My little "treasure chest" included carbon copies (who out there besides me remembers typing those?) of three pages that appear to have been sent in response to the letter of May 17, 1927 that was addressed to Emma La Forêt. All of these are typed clearly and have almost no handwriting, so I think I'll forego the transcriptions today.
The first is a letter on 8 1/2" x 11" green bond paper with a watermark of "Interlake Bond." This looks to be the cover letter Emma sent with the subsequent pages. It references W.O.1560656, the claim number for the pension application being processed by the Bureau of Pensions. It is addressed to the Commissioner of Pensions, Department of the Interior, Washington, D.C. (It has no street address! No ZIP Code! How ever did it get to the right office?)
From the items requested in the May 17 letter, Emma here covers:
• sworn statement of the Marine's service (requested in the letter)
• Jean's height, complexion, hair and eye color, occupation, and birthplace (#15 from the "circular")
• Jean's signature (#17 from the circular)
• Emma's response to the request for sworn statements of two people who knew Jean between 1874–1896, during which time she said he was a resident of France (requested in the letter)
The May 17 letter also requested that the information be a sworn statement from Emma. This letter is signed by her and notarized by W. T. Kelley, a notary public in Solano County, and impressed with his notary seal (which doesn't show in the scan above).
Emma included her birthdate and age, which was requested on the second page of the circular, although not as a numbered item.
There's a small time conflict for the years Emma said Jean was a resident of France. If he was living there from 1874–1896, then how could he have served in the U.S. Marines from August 11, 1884 to August 10, 1889? I doubt that his five years of service were all in France. Maybe the pension office asked her to clarify that later.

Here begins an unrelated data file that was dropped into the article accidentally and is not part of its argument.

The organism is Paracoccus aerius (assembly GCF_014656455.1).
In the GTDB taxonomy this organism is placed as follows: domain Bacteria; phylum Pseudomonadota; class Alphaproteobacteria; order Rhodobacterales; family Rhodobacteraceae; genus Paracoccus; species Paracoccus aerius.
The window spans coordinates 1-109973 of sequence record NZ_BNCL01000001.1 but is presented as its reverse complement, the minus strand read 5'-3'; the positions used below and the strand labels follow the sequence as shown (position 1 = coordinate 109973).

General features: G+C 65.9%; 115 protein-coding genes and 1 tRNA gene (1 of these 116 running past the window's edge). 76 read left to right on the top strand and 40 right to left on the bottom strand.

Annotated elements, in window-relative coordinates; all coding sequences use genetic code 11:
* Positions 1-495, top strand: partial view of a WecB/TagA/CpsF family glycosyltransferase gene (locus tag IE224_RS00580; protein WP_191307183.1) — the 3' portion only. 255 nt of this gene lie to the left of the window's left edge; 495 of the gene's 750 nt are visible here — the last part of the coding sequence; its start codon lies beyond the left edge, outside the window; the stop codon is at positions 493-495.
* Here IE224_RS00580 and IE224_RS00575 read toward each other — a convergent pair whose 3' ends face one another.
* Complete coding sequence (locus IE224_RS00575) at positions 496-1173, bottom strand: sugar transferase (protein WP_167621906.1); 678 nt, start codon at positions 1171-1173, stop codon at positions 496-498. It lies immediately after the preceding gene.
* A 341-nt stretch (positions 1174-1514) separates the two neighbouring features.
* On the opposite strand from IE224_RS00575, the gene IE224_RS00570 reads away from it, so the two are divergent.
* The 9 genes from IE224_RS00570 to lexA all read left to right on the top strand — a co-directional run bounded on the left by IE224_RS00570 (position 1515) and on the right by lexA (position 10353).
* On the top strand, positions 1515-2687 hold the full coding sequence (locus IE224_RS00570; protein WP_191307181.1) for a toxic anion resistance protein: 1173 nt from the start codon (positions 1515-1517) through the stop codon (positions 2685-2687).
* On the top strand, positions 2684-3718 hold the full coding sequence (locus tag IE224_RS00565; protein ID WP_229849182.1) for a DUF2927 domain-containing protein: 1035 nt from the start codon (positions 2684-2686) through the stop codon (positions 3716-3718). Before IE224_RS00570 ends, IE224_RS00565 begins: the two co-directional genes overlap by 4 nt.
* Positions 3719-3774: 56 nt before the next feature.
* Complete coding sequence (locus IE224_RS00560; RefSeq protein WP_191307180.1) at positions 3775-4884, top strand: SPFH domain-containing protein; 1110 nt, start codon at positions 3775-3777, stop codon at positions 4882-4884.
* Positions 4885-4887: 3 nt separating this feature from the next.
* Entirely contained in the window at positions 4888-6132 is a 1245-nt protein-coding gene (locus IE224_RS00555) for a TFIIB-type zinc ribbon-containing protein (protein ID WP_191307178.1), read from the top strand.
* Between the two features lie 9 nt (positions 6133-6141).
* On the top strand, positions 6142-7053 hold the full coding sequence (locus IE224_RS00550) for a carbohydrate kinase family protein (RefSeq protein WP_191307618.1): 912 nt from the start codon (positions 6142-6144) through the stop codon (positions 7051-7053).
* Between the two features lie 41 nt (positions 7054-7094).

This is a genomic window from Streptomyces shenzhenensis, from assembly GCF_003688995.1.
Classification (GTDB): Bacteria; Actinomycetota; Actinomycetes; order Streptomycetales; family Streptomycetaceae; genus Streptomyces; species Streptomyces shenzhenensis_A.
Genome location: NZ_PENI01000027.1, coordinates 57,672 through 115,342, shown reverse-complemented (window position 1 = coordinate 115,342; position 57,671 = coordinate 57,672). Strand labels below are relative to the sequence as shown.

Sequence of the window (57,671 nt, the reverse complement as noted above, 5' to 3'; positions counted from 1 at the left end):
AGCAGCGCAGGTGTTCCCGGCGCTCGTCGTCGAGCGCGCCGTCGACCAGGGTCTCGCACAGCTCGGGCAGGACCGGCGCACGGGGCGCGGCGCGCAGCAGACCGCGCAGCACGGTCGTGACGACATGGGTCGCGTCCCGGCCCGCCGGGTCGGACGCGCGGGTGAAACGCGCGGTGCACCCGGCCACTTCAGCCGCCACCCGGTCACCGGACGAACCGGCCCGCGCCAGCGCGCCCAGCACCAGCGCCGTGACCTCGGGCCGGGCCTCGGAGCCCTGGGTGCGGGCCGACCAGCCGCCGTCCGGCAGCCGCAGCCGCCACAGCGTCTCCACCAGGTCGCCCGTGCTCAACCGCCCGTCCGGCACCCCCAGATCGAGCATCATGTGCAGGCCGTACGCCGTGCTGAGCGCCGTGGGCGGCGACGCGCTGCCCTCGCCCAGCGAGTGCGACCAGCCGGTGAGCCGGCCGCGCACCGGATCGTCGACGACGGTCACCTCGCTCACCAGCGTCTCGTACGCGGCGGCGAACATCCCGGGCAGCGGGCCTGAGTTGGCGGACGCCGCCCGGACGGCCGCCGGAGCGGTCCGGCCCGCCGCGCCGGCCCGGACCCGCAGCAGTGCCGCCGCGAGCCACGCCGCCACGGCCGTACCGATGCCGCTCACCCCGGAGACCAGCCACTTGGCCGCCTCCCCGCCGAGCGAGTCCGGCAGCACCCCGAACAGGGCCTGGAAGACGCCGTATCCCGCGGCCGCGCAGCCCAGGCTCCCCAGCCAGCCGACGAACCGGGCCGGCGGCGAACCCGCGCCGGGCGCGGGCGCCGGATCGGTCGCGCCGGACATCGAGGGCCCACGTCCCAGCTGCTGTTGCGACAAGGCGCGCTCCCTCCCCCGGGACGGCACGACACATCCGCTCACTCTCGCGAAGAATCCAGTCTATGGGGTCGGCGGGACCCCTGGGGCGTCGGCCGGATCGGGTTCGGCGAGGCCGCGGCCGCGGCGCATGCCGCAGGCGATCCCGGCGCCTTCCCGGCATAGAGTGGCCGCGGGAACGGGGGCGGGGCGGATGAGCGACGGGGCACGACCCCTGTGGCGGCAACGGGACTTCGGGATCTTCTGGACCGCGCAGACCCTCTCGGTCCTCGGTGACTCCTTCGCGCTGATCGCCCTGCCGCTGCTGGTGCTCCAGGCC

Unfortunately, the example of Jean La Forêt's signature isn't included. She didn't state in her letter what the signature was on. The fact that it's from March 15, 1906 means that it not only predates Jean and Emma's marriage, but also Emma's divorce from Emile Petit. Ah, well, when I get around to ordering a copy of the pension file, maybe it will be included there.
This is an 8 1/2" x 11" piece of canary onionskin (another thing many people today won't recognize, I'm sure). It is all a typed carbon copy except for the same notary's signature and impressed seal, and a handwritten date.
This is a transcription of the final divorce decree for Emma Schafer and Emile Petit. It was in answer to item #5 on the circular, which was a request for proof that the claimant was widowed or divorced from any former husbands.
I have an original copy of that divorce decree, so I was able to compare the two documents word for word. I found three changes in wording: "haveing" was transcribed as "having", and two words were omitted—"the said Plaintiff" became "said Plaintiff", and "each of them is freed" became "each of them freed." Other than that, some words were typed in capital letters that weren't in the original, and it wasn't noted that "L. G. Harrier" was a signature. Overall, that's a pretty good job, though not perfect.
This is a second piece of 8 1/2" x 11" canary onionskin and another typed carbon copy. The only items not typed are the notary's signature and his impressed seal. The date at the bottom (which is next to the seal, which still doesn't show in the scan) was typed directly on this piece of paper, as opposed to having been from the carbon paper. The word "were", interpolated between the fourth and fifth lines of text, was also typed directly on this sheet.
This page fulfills #2 from the circular's list of requested items and is a transcription of Jean L. La Forêt's and Emma Schafer Petit marriage certificate from Florida. That I don't have a copy of, so I have to rely on the transcription to be accurate. It says they were married in Jacksonville, so I guess I'll be writing to Duval County when I try to get a copy of the original.
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Emma was pretty good at following directions. Referring back to the letter from last week, it looks as though she sent everything requested except #4, a statement about whether any former husband had served in the U.S. Army or Navy (this office really didn't deal with Marines on a regular basis, did it?). I'm sure they came back to her with another letter asking where that was.
Her sworn statement was made before a notary, so she followed that instruction. The copies of the records were attested to by the notary.
It appears that Emma didn't quite comply with some other directions, though. The circular said that every document needed the name and service number of the Marine, but the two transcriptions don't have that information. Maybe they were added to the original copies before they were mailed to Washington.